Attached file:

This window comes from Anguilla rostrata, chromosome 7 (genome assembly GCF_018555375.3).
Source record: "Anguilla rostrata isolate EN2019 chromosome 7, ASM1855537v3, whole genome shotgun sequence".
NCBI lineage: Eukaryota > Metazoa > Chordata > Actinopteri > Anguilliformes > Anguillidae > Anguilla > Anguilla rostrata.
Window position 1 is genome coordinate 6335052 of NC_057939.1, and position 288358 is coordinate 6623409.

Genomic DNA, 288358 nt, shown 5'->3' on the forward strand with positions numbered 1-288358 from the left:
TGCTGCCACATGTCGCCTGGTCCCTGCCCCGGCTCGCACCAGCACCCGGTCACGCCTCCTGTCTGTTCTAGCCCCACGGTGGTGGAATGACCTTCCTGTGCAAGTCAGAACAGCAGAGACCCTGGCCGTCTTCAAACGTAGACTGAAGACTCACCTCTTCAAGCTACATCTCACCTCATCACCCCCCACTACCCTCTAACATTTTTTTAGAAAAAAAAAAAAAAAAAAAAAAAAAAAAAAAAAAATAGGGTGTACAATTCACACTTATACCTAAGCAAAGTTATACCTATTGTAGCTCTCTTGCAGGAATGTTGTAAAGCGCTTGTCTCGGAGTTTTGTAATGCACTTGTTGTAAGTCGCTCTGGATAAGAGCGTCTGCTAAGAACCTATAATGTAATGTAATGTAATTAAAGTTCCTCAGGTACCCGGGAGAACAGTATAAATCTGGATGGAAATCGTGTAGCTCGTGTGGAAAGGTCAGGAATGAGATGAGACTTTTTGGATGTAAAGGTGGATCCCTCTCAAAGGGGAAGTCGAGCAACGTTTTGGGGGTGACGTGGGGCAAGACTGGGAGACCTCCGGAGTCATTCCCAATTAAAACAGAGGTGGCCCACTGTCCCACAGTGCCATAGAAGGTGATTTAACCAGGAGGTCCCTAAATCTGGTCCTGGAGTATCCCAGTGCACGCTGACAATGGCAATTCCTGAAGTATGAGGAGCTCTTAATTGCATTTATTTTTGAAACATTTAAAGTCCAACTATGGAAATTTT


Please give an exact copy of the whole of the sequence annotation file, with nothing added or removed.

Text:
This window comes from Anguilla rostrata, chromosome 7 (genome assembly GCF_018555375.3).
Source record: "Anguilla rostrata isolate EN2019 chromosome 7, ASM1855537v3, whole genome shotgun sequence".
NCBI lineage: Eukaryota > Metazoa > Chordata > Actinopteri > Anguilliformes > Anguillidae > Anguilla > Anguilla rostrata.
Window position 1 is genome coordinate 6335052 of NC_057939.1, and position 288358 is coordinate 6623409.

Genomic DNA, 288358 nt, shown 5'->3' on the forward strand with positions numbered 1-288358 from the left:
TGCTGCCACATGTCGCCTGGTCCCTGCCCCGGCTCGCACCAGCACCCGGTCACGCCTCCTGTCTGTTCTAGCCCCACGGTGGTGGAATGACCTTCCTGTGCAAGTCAGAACAGCAGAGACCCTGGCCGTCTTCAAACGTAGACTGAAGACTCACCTCTTCAAGCTACATCTCACCTCATCACCCCCCACTACCCTCTAACATTTTTTTAGAAAAAAAAAAAAAAAAAAAAAAAAAAAAAAAAAAATAGGGTGTACAATTCACACTTATACCTAAGCAAAGTTATACCTATTGTAGCTCTCTTGCAGGAATGTTGTAAAGCGCTTGTCTCGGAGTTTTGTAATGCACTTGTTGTAAGTCGCTCTGGATAAGAGCGTCTGCTAAGAACCTATAATGTAATGTAATGTAATTAAAGTTCCTCAGGTACCCGGGAGAACAGTATAAATCTGGATGGAAATCGTGTAGCTCGTGTGGAAAGGTCAGGAATGAGATGAGACTTTTTGGATGTAAAGGTGGATCCCTCTCAAAGGGGAAGTCGAGCAACGTTTTGGGGGTGACGTGGGGCAAGACTGGGAGACCTCCGGAGTCATTCCCAATTAAAACAGAGGTGGCCCACTGTCCCACAGTGCCATAGAAGGTGATTTAACCAGGAGGTCCCTAAATCTGGTCCTGGAGTATCCCAGTGCACGCTGACAATGGCAATTCCTGAAGTATGAGGAGCTCTTAATTGCATTTATTTTTGAAACATTTAAAGTCCAACTATGGAAATTTT